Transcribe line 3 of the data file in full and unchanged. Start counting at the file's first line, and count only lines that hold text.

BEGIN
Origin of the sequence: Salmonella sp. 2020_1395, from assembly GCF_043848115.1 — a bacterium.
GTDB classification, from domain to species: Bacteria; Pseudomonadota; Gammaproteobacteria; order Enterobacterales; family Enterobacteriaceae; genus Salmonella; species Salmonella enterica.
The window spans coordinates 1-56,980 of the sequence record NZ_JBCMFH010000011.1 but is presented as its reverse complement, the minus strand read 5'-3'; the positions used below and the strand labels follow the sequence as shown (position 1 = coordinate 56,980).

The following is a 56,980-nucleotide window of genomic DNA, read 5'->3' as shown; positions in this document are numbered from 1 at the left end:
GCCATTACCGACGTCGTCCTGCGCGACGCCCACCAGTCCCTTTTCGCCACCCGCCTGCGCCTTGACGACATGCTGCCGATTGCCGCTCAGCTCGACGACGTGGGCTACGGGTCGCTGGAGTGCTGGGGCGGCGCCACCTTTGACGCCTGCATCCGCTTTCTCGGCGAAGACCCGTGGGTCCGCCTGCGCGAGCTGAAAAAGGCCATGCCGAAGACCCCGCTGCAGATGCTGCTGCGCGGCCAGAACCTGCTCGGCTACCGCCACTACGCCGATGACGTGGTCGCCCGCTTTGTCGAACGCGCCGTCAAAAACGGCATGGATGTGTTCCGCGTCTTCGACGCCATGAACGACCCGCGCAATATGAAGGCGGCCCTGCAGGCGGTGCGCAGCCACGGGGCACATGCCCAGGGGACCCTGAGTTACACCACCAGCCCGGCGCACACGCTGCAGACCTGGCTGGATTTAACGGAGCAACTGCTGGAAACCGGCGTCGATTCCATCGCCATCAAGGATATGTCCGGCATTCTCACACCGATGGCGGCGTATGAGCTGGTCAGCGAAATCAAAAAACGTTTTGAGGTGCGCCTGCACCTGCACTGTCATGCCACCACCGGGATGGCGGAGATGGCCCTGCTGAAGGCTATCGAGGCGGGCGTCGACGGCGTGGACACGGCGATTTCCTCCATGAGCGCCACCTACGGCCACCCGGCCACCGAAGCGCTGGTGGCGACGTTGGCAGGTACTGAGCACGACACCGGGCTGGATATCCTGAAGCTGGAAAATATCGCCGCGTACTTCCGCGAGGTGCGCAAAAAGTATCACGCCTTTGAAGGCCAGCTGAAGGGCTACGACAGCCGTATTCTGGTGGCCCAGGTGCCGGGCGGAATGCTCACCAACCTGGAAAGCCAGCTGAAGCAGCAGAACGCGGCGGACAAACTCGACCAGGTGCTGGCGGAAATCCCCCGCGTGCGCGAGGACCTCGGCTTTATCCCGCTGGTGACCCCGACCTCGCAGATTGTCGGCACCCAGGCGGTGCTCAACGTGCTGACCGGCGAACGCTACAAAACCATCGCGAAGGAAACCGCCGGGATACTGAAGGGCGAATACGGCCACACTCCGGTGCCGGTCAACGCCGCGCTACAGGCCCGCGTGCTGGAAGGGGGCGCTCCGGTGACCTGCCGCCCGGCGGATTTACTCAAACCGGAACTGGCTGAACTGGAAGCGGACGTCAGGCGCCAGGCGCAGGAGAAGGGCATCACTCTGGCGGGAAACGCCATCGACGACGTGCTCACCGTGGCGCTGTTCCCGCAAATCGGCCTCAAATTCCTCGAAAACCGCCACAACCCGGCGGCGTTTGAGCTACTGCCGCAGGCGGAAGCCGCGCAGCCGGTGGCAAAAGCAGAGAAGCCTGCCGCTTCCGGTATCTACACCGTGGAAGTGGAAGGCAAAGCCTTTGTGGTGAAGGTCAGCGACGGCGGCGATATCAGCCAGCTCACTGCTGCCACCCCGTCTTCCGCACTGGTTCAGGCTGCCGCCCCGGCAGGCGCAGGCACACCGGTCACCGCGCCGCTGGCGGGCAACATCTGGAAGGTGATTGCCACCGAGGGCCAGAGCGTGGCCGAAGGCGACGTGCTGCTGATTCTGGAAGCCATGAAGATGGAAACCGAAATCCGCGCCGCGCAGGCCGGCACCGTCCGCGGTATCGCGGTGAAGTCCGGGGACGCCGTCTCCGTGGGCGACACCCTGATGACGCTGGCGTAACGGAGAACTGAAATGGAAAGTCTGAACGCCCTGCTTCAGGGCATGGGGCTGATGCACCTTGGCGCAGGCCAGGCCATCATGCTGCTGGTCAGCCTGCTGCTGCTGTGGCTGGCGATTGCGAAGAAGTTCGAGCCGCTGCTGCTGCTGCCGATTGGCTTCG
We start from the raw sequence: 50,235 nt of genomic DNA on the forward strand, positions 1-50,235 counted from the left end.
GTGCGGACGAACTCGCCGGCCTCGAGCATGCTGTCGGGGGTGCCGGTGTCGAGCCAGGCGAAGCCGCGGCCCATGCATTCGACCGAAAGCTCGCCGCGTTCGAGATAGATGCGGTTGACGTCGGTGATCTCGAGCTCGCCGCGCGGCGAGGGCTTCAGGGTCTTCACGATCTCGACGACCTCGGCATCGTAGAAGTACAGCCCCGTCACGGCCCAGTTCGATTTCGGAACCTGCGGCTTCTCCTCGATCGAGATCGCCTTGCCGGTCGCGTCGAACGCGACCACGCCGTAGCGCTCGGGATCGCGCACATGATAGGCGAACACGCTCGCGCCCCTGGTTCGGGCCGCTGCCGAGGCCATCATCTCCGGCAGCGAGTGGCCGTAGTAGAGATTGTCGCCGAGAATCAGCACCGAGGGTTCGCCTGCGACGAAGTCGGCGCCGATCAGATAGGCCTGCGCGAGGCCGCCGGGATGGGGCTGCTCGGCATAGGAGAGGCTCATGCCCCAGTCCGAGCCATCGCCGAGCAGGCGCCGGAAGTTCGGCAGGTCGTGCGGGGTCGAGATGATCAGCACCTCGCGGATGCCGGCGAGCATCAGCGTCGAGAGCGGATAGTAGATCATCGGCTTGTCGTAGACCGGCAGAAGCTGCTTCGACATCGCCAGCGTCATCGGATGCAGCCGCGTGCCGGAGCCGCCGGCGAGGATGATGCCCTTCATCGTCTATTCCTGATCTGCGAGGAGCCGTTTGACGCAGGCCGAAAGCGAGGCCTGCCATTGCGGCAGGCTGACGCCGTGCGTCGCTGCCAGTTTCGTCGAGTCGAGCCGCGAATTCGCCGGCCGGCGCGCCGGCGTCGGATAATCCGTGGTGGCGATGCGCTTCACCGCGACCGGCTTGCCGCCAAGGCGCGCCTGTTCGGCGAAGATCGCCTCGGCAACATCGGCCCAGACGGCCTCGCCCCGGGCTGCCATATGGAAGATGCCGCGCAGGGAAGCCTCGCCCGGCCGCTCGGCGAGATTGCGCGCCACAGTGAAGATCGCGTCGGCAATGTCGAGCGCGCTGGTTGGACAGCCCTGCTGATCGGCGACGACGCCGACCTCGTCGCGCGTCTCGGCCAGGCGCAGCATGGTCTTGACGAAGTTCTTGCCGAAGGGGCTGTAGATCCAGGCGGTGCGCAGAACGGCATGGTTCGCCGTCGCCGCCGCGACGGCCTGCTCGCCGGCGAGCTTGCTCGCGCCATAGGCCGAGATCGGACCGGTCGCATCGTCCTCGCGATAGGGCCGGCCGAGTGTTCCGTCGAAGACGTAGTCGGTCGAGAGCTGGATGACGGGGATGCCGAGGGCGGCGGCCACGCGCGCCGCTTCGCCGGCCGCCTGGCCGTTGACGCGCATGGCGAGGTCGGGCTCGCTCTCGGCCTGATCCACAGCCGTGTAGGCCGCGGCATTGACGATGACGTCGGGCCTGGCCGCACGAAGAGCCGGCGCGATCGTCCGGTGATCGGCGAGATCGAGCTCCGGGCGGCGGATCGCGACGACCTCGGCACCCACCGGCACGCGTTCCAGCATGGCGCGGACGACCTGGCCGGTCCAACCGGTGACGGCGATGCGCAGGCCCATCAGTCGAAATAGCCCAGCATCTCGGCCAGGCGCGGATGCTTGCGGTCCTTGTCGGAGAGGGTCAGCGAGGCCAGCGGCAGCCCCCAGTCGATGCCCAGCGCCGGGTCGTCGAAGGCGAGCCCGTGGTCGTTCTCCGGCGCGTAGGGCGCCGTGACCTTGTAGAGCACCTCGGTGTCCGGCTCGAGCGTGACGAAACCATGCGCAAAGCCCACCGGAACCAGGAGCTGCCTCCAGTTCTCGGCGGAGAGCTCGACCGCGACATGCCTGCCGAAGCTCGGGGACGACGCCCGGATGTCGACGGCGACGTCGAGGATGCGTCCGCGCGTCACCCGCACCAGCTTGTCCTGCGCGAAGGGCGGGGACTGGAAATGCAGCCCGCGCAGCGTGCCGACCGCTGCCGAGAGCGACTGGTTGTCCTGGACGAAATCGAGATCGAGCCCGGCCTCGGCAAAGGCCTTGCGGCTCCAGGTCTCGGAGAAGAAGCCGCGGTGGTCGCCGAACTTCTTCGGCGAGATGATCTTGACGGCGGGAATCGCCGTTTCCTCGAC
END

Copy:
The window spans coordinates 1-56,980 of the sequence record NZ_JBCMFH010000011.1 but is presented as its reverse complement, the minus strand read 5'-3'; the positions used below and the strand labels follow the sequence as shown (position 1 = coordinate 56,980).